The Consumer Financial Protection Bureau (CFPB) is an agency of the United States government responsible for consumer protection in the financial sector. CFPB’s jurisdiction includes banks, credit unions, securities firms, payday lenders, mortgage-servicing operations, foreclosure relief services, debt collectors, and other financial companies operating in the United States. Since its founding, the CFPB has used technology tools to monitor how financial entities used social media and algorithms to target consumers.

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On July 12, 2022, the Consumer Financial Protection Bureau (CFPB) issued an advisory opinion related to the Fair Credit Reporting Act (FCRA) that included a warning to consumer reporting agencies not to use name-only matching procedures for information provided in a consumer report.

The CFPB’s position is that name-only matching procedures violate the permissible purpose requirement in FCRA section 604(a)(3); that is, a consumer reporting agency may only furnish a consumer report under certain specific circumstances listed in the FCRA. SI typically relies on the requirement that our reports will be used solely for employment purposes.

The CFPB further warned that including a disclaimer in the report, such as “this record was matched to the subject by First Name, Last Name ONLY and may not belong to your subject; your further review of the [source] is required in order to determine if this is your subject” does not adequately address the problem of using name-only matching procedures because the report may include information about a person other than the person for whom the CRA has a permissible purpose. In the CFPB’s view, a disclaimer “will not change the fact that the consumer reporting company has failed to satisfy the requirements of 604(a)(3) and has provided a consumer report about a person lacking a permissible purpose with respect to that person.”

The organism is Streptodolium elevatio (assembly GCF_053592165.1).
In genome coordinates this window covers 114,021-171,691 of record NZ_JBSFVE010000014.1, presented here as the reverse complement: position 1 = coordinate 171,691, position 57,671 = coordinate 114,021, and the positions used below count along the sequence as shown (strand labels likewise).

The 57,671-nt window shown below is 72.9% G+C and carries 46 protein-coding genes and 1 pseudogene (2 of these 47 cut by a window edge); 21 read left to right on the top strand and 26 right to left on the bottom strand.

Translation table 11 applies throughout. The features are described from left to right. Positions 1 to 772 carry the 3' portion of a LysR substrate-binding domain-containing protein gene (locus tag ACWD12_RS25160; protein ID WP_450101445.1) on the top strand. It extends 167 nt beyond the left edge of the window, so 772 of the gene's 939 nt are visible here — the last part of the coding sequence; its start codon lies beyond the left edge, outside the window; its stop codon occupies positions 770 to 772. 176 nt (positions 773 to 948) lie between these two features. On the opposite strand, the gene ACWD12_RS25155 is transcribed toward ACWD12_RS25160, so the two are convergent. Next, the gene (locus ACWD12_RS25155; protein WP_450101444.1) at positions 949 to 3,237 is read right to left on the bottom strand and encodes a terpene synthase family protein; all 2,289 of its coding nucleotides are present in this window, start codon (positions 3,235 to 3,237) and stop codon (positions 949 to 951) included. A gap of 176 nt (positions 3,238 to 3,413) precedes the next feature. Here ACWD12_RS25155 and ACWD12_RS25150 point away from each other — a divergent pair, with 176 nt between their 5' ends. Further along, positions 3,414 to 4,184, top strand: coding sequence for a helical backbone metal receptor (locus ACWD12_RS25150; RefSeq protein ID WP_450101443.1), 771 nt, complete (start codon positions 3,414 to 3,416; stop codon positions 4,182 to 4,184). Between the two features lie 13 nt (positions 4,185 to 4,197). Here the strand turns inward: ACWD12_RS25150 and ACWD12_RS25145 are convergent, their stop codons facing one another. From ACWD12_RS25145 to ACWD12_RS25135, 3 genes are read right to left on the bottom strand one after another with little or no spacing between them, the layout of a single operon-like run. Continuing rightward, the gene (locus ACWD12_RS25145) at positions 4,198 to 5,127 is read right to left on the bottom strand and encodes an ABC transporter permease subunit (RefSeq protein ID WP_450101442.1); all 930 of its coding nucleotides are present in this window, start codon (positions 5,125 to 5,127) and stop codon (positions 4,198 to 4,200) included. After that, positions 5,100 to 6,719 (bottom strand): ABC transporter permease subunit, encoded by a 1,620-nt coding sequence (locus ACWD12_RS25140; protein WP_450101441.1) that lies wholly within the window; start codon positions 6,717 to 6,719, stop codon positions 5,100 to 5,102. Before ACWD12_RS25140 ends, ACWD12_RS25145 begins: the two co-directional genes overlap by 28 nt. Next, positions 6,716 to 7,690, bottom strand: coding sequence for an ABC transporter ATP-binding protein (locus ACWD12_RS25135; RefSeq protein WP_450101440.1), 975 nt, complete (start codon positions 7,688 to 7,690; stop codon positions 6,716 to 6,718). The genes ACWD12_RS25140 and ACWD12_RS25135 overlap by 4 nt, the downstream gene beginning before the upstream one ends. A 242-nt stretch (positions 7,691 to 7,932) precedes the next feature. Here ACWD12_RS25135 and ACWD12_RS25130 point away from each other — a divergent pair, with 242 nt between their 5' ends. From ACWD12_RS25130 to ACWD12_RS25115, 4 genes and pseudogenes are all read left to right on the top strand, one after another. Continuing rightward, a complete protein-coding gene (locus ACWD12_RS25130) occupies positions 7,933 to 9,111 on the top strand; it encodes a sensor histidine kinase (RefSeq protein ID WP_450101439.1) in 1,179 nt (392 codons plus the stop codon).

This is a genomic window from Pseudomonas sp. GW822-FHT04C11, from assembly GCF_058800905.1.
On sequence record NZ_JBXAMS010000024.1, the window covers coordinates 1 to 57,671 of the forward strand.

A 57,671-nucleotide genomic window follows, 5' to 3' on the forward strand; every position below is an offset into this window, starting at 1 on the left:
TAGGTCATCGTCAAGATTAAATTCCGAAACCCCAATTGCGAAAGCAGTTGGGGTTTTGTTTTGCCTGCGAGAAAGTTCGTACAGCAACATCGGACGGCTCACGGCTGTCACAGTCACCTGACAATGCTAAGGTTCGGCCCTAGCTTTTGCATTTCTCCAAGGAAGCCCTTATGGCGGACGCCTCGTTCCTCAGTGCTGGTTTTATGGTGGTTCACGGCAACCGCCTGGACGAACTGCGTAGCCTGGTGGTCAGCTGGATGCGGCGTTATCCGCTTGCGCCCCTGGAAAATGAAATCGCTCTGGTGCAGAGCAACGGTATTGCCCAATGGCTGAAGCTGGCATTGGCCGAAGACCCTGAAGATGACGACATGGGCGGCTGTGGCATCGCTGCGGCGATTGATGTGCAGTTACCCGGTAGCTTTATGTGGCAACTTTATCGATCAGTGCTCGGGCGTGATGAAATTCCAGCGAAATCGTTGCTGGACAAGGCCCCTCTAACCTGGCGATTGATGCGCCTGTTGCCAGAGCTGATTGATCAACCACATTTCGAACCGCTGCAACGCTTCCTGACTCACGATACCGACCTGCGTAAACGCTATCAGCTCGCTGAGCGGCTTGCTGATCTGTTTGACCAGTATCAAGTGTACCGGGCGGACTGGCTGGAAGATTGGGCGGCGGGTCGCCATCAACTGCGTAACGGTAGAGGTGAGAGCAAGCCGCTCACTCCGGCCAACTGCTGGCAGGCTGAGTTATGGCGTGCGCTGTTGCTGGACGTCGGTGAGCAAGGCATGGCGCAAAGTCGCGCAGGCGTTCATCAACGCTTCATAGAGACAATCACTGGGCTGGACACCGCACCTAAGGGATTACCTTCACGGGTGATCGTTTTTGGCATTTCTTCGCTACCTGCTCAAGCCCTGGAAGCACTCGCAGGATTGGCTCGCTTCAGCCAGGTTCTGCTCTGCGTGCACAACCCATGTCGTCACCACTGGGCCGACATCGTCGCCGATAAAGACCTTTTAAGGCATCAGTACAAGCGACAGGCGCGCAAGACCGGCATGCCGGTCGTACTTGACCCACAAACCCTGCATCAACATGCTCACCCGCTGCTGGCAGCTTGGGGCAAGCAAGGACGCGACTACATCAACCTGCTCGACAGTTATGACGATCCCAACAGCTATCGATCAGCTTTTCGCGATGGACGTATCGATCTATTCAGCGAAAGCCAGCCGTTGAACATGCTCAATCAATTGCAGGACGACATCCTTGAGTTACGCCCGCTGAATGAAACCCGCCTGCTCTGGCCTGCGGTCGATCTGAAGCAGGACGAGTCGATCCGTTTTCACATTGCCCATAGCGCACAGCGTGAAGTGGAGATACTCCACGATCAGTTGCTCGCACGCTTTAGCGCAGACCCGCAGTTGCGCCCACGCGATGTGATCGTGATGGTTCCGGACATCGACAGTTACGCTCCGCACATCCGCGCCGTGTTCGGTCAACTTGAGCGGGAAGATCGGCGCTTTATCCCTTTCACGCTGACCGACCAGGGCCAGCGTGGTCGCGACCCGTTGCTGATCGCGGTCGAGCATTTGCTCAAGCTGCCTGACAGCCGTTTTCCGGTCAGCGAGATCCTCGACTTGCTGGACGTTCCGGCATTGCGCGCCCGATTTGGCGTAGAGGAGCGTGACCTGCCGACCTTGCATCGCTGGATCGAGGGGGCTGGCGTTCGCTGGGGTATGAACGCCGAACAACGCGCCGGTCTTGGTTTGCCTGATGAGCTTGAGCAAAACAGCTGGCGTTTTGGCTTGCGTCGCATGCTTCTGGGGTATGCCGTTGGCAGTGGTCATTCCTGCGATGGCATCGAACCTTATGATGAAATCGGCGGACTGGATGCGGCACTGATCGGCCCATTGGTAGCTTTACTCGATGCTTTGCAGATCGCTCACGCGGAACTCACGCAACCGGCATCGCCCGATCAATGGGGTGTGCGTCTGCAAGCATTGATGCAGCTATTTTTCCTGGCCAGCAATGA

A CFPB advisory opinion reflects the position of the CFPB that it will take in its investigations and enforcement actions, and courts are supposed to defer to an agency’s interpretation of the laws that it administers.

Under the Fair Credit Reporting Act (FCRA), criminal convictions can appear in a background report regardless of when they occurred. It does not matter how old the conviction is. However, some states have passed their own legislation similar to the FCRA that does place restrictions on reporting criminal convictions.

Which states restrict reporting on convictions?

California, Colorado, Hawaii, Kansas, Maryland, Massachusetts, Montana, New Mexico, New York, New Hampshire, Texas, and Washington all have laws that limit the scope of reporting criminal convictions to seven years. In Hawaii, the seven-year limit is for felonies only; the reporting of misdemeanors is limited to five years. The District of Columbia limits the reporting of criminal convictions to 10 years.

All states not listed above follow the FCRA rule that criminal convictions can appear in a background report regardless of when they occurred.

The Salary Exception States

Seven of the states listed above allow an exception to their rule of limiting reporting criminal convictions to seven years. The exception is based on the salary the candidate is expected to make. If the salary exceeds a certain threshold, the seven-year limitation does not apply, and criminal convictions can appear in the candidate’s background report regardless of when they occurred.

Salary Exception StatesCandidate’s Potential Salary Threshold
Colorado$75,000
Kansas$20,000
Maryland$20,000
New Hampshire$20,000
New York$25,000
Texas$75,000
Washington$20,000